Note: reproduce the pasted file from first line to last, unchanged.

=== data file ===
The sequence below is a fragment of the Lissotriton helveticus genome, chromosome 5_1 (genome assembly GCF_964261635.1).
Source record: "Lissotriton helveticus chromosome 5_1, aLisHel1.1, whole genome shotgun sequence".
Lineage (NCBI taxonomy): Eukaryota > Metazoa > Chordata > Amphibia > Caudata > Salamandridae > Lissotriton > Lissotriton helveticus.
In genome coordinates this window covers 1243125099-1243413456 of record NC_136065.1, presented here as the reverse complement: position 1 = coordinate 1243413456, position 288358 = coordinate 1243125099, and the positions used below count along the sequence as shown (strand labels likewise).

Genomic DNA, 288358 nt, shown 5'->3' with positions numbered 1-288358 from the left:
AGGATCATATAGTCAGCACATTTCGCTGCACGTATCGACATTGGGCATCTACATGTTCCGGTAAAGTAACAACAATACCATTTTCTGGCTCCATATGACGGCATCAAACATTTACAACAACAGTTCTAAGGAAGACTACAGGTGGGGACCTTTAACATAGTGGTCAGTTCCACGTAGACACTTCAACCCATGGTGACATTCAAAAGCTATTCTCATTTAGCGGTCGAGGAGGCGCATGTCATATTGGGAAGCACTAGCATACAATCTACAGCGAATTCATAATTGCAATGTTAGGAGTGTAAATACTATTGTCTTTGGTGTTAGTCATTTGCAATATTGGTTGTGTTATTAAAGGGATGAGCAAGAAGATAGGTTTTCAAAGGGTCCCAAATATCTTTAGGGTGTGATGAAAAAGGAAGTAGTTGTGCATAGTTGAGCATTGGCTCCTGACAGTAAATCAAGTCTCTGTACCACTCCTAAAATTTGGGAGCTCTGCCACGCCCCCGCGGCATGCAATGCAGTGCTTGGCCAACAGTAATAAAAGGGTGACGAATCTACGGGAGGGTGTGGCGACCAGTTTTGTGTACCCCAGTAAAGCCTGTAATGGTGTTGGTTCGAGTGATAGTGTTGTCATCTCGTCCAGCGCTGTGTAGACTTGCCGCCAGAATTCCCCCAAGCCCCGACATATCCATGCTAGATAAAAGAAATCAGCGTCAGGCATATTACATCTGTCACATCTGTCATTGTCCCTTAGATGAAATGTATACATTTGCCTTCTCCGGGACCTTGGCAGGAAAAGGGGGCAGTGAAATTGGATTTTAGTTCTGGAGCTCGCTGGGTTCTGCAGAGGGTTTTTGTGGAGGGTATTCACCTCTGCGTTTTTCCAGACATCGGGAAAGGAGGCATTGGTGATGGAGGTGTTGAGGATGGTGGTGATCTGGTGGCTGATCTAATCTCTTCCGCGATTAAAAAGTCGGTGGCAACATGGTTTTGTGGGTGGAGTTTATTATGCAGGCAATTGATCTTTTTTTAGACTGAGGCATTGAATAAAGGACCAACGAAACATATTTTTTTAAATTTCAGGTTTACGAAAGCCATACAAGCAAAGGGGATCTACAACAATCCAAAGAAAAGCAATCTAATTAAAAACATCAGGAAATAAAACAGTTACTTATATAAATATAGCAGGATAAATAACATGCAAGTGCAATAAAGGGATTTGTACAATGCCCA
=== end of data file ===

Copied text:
The sequence below is a fragment of the Lissotriton helveticus genome, chromosome 5_1 (genome assembly GCF_964261635.1).
Source record: "Lissotriton helveticus chromosome 5_1, aLisHel1.1, whole genome shotgun sequence".
Lineage (NCBI taxonomy): Eukaryota > Metazoa > Chordata > Amphibia > Caudata > Salamandridae > Lissotriton > Lissotriton helveticus.
In genome coordinates this window covers 1243125099-1243413456 of record NC_136065.1, presented here as the reverse complement: position 1 = coordinate 1243413456, position 288358 = coordinate 1243125099, and the positions used below count along the sequence as shown (strand labels likewise).

Genomic DNA, 288358 nt, shown 5'->3' with positions numbered 1-288358 from the left:
AGGATCATATAGTCAGCACATTTCGCTGCACGTATCGACATTGGGCATCTACATGTTCCGGTAAAGTAACAACAATACCATTTTCTGGCTCCATATGACGGCATCAAACATTTACAACAACAGTTCTAAGGAAGACTACAGGTGGGGACCTTTAACATAGTGGTCAGTTCCACGTAGACACTTCAACCCATGGTGACATTCAAAAGCTATTCTCATTTAGCGGTCGAGGAGGCGCATGTCATATTGGGAAGCACTAGCATACAATCTACAGCGAATTCATAATTGCAATGTTAGGAGTGTAAATACTATTGTCTTTGGTGTTAGTCATTTGCAATATTGGTTGTGTTATTAAAGGGATGAGCAAGAAGATAGGTTTTCAAAGGGTCCCAAATATCTTTAGGGTGTGATGAAAAAGGAAGTAGTTGTGCATAGTTGAGCATTGGCTCCTGACAGTAAATCAAGTCTCTGTACCACTCCTAAAATTTGGGAGCTCTGCCACGCCCCCGCGGCATGCAATGCAGTGCTTGGCCAACAGTAATAAAAGGGTGACGAATCTACGGGAGGGTGTGGCGACCAGTTTTGTGTACCCCAGTAAAGCCTGTAATGGTGTTGGTTCGAGTGATAGTGTTGTCATCTCGTCCAGCGCTGTGTAGACTTGCCGCCAGAATTCCCCCAAGCCCCGACATATCCATGCTAGATAAAAGAAATCAGCGTCAGGCATATTACATCTGTCACATCTGTCATTGTCCCTTAGATGAAATGTATACATTTGCCTTCTCCGGGACCTTGGCAGGAAAAGGGGGCAGTGAAATTGGATTTTAGTTCTGGAGCTCGCTGGGTTCTGCAGAGGGTTTTTGTGGAGGGTATTCACCTCTGCGTTTTTCCAGACATCGGGAAAGGAGGCATTGGTGATGGAGGTGTTGAGGATGGTGGTGATCTGGTGGCTGATCTAATCTCTTCCGCGATTAAAAAGTCGGTGGCAACATGGTTTTGTGGGTGGAGTTTATTATGCAGGCAATTGATCTTTTTTTAGACTGAGGCATTGAATAAAGGACCAACGAAACATATTTTTTTAAATTTCAGGTTTACGAAAGCCATACAAGCAAAGGGGATCTACAACAATCCAAAGAAAAGCAATCTAATTAAAAACATCAGGAAATAAAACAGTTACTTATATAAATATAGCAGGATAAATAACATGCAAGTGCAATAAAGGGATTTGTACAATGCCCA